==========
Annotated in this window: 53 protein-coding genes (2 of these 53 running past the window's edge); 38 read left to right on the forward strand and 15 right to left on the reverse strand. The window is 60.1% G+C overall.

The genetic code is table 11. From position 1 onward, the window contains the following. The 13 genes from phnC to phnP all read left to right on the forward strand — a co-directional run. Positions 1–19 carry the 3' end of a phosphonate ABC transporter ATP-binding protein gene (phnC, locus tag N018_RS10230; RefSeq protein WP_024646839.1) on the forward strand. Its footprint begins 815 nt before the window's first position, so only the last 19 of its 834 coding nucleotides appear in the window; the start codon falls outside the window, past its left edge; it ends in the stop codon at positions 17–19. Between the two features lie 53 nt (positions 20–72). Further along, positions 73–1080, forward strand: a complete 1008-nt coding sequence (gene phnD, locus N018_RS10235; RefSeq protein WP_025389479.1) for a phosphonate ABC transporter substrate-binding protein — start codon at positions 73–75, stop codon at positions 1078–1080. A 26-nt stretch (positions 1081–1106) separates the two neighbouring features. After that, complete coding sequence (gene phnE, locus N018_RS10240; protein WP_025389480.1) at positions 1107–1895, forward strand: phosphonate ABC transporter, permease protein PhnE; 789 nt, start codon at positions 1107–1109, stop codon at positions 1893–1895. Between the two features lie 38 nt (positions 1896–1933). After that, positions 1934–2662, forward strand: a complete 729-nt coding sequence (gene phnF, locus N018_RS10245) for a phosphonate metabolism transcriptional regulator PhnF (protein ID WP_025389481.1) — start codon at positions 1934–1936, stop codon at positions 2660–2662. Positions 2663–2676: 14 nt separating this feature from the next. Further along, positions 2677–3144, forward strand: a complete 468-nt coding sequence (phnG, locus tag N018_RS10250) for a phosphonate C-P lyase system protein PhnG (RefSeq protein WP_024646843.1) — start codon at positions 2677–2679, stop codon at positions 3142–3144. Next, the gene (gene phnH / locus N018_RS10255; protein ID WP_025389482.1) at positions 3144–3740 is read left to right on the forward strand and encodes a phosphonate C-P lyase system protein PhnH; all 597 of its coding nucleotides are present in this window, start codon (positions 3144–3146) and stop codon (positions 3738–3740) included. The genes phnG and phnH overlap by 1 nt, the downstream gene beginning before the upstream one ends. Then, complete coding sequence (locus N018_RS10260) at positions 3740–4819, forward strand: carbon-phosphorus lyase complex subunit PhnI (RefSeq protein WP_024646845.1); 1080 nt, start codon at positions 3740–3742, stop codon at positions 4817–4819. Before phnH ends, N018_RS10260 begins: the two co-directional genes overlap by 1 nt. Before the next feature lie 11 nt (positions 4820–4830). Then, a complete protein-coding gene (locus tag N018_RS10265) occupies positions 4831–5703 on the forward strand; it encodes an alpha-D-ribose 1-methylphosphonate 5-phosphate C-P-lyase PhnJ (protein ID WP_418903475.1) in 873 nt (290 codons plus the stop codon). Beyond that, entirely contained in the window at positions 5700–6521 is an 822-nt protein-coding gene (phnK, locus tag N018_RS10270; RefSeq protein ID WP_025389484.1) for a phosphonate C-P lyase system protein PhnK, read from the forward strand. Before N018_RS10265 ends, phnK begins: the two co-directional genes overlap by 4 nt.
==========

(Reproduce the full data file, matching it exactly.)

Annotated in this window: 53 protein-coding genes (2 of these 53 running past the window's edge); 38 read left to right on the forward strand and 15 right to left on the reverse strand. The window is 60.1% G+C overall.

The genetic code is table 11. From position 1 onward, the window contains the following. The 13 genes from phnC to phnP all read left to right on the forward strand — a co-directional run. Positions 1–19 carry the 3' end of a phosphonate ABC transporter ATP-binding protein gene (phnC, locus tag N018_RS10230; RefSeq protein WP_024646839.1) on the forward strand. Its footprint begins 815 nt before the window's first position, so only the last 19 of its 834 coding nucleotides appear in the window; the start codon falls outside the window, past its left edge; it ends in the stop codon at positions 17–19. Between the two features lie 53 nt (positions 20–72). Further along, positions 73–1080, forward strand: a complete 1008-nt coding sequence (gene phnD, locus N018_RS10235; RefSeq protein WP_025389479.1) for a phosphonate ABC transporter substrate-binding protein — start codon at positions 73–75, stop codon at positions 1078–1080. A 26-nt stretch (positions 1081–1106) separates the two neighbouring features. After that, complete coding sequence (gene phnE, locus N018_RS10240; protein WP_025389480.1) at positions 1107–1895, forward strand: phosphonate ABC transporter, permease protein PhnE; 789 nt, start codon at positions 1107–1109, stop codon at positions 1893–1895. Between the two features lie 38 nt (positions 1896–1933). After that, positions 1934–2662, forward strand: a complete 729-nt coding sequence (gene phnF, locus N018_RS10245) for a phosphonate metabolism transcriptional regulator PhnF (protein ID WP_025389481.1) — start codon at positions 1934–1936, stop codon at positions 2660–2662. Positions 2663–2676: 14 nt separating this feature from the next. Further along, positions 2677–3144, forward strand: a complete 468-nt coding sequence (phnG, locus tag N018_RS10250) for a phosphonate C-P lyase system protein PhnG (RefSeq protein WP_024646843.1) — start codon at positions 2677–2679, stop codon at positions 3142–3144. Next, the gene (gene phnH / locus N018_RS10255; protein ID WP_025389482.1) at positions 3144–3740 is read left to right on the forward strand and encodes a phosphonate C-P lyase system protein PhnH; all 597 of its coding nucleotides are present in this window, start codon (positions 3144–3146) and stop codon (positions 3738–3740) included. The genes phnG and phnH overlap by 1 nt, the downstream gene beginning before the upstream one ends. Then, complete coding sequence (locus N018_RS10260) at positions 3740–4819, forward strand: carbon-phosphorus lyase complex subunit PhnI (RefSeq protein WP_024646845.1); 1080 nt, start codon at positions 3740–3742, stop codon at positions 4817–4819. Before phnH ends, N018_RS10260 begins: the two co-directional genes overlap by 1 nt. Before the next feature lie 11 nt (positions 4820–4830). Then, a complete protein-coding gene (locus tag N018_RS10265) occupies positions 4831–5703 on the forward strand; it encodes an alpha-D-ribose 1-methylphosphonate 5-phosphate C-P-lyase PhnJ (protein ID WP_418903475.1) in 873 nt (290 codons plus the stop codon). Beyond that, entirely contained in the window at positions 5700–6521 is an 822-nt protein-coding gene (phnK, locus tag N018_RS10270; RefSeq protein ID WP_025389484.1) for a phosphonate C-P lyase system protein PhnK, read from the forward strand. Before N018_RS10265 ends, phnK begins: the two co-directional genes overlap by 4 nt.